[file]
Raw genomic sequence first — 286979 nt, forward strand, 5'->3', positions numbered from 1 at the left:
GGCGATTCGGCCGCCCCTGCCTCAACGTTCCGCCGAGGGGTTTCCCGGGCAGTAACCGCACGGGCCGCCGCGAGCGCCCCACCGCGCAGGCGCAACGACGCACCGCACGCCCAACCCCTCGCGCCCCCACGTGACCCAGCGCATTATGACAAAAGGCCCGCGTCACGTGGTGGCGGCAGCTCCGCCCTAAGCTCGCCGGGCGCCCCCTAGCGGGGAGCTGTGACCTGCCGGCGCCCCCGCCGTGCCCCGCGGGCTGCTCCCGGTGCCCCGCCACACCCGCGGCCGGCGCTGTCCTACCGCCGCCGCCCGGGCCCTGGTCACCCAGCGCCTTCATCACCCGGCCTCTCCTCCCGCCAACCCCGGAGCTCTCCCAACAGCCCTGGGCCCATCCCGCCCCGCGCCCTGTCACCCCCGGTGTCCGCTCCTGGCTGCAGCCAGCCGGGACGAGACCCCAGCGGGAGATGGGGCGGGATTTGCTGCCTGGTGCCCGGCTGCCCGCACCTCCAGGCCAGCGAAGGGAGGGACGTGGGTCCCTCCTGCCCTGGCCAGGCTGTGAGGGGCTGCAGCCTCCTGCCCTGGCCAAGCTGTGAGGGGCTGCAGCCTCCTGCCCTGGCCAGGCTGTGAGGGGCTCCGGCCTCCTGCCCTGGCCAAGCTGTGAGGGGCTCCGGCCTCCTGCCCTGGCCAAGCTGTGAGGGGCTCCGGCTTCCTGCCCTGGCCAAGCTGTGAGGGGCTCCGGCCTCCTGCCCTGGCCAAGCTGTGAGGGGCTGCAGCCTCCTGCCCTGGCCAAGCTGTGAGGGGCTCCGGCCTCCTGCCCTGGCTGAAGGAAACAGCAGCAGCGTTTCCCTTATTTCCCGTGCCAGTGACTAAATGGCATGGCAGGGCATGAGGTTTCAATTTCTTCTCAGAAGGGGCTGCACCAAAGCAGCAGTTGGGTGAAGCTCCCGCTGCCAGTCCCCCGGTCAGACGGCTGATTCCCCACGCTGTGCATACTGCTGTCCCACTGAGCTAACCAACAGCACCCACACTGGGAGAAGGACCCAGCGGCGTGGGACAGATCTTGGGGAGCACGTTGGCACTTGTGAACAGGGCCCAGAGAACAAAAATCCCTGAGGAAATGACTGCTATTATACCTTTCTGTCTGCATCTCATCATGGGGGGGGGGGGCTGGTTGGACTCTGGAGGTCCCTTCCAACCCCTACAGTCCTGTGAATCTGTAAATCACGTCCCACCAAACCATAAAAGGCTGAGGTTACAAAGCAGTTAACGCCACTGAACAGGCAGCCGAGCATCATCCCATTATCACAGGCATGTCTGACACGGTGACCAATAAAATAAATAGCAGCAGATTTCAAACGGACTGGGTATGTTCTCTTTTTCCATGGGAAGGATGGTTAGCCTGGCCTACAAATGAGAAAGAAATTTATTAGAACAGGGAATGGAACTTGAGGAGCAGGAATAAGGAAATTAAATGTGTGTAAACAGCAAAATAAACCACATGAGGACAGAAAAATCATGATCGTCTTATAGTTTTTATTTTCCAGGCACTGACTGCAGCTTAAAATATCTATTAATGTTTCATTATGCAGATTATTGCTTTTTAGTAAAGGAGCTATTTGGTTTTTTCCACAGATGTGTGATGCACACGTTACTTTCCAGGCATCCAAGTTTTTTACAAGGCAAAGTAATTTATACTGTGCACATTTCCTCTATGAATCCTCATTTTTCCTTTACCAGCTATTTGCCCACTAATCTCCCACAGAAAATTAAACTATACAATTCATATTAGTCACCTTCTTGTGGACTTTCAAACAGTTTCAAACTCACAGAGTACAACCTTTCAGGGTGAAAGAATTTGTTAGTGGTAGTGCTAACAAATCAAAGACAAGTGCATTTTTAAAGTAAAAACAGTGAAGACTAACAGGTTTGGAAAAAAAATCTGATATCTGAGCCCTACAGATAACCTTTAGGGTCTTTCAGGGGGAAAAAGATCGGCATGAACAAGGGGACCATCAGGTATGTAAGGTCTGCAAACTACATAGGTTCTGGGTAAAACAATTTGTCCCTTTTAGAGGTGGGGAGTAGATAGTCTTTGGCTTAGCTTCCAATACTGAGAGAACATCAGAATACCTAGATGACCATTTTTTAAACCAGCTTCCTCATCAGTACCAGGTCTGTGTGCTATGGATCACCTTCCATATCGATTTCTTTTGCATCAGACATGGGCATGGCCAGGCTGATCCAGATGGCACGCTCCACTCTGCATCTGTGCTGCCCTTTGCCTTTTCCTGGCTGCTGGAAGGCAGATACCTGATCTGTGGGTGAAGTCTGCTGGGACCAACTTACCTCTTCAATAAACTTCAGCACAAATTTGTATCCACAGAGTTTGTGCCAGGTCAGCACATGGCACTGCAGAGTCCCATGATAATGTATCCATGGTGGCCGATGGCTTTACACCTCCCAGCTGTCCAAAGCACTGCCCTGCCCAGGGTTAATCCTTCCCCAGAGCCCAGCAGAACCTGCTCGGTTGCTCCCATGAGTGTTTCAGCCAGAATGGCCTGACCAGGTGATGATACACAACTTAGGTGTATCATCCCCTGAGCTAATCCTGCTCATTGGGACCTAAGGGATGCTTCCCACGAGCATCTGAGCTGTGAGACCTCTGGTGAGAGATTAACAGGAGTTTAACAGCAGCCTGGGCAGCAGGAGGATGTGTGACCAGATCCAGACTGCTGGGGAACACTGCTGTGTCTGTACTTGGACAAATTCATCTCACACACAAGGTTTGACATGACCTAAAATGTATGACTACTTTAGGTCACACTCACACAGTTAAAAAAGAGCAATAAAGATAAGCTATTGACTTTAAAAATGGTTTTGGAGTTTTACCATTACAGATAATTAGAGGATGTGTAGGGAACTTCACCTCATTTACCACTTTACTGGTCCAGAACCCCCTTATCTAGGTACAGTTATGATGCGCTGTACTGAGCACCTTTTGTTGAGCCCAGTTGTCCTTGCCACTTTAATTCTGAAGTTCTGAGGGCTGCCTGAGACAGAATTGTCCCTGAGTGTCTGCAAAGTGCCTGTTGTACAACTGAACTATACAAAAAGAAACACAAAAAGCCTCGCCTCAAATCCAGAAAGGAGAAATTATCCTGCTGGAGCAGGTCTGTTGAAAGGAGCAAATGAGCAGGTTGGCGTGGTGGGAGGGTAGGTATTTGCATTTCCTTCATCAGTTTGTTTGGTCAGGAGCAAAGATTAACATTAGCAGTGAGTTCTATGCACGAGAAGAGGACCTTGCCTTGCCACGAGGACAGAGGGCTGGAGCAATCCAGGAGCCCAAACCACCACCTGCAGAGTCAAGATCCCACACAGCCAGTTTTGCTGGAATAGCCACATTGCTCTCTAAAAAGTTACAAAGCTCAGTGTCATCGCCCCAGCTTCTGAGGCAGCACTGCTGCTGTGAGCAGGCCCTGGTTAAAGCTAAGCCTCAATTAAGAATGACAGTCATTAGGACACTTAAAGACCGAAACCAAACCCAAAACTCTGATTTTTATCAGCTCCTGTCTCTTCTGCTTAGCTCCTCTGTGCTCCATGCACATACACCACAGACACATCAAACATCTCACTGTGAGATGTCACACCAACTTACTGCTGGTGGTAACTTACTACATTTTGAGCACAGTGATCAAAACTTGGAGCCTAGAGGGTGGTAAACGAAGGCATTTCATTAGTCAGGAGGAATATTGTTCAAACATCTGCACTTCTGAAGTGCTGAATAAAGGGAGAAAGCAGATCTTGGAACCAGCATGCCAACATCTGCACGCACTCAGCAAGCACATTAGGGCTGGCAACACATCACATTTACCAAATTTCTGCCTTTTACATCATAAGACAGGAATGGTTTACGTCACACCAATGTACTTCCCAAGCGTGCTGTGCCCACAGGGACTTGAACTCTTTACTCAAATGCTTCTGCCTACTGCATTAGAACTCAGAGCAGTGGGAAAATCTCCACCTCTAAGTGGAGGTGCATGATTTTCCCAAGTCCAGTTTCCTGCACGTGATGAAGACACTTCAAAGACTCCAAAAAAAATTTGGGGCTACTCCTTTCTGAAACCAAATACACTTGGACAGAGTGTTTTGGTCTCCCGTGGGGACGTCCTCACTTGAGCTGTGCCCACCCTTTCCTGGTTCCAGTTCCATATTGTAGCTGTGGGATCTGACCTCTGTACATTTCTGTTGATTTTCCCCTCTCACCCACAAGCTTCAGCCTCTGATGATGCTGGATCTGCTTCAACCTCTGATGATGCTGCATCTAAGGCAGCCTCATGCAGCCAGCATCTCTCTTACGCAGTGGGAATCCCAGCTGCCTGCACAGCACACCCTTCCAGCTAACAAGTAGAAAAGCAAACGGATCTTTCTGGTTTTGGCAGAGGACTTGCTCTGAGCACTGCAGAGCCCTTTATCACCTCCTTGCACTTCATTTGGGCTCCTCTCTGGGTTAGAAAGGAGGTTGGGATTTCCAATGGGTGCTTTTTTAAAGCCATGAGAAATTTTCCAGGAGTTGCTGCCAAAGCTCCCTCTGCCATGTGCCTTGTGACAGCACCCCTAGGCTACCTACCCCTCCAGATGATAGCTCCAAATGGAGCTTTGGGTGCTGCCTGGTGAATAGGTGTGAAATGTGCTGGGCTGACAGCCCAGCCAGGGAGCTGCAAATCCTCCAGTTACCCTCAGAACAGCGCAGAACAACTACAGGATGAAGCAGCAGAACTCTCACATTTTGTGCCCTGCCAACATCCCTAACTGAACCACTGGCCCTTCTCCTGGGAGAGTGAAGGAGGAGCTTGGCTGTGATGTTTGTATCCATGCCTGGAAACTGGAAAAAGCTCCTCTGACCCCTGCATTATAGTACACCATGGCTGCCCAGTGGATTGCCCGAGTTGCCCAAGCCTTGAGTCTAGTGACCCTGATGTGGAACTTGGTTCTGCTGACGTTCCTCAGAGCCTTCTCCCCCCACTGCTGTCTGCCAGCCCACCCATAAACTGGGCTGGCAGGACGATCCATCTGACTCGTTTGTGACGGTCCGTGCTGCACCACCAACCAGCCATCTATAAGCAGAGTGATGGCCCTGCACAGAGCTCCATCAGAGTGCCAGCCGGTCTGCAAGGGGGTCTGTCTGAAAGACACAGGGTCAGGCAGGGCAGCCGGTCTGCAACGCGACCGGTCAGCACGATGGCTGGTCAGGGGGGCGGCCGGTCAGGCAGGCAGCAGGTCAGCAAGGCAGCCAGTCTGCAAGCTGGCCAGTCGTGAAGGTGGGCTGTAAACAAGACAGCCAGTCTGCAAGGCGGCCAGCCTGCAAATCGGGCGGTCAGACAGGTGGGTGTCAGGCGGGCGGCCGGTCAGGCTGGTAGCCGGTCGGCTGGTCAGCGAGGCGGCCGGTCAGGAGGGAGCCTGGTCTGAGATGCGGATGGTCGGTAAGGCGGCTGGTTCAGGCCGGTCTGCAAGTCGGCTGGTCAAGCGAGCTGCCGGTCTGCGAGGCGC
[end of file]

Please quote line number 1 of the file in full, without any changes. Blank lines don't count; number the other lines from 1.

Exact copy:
Raw genomic sequence first — 286979 nt, forward strand, 5'->3', positions numbered from 1 at the left: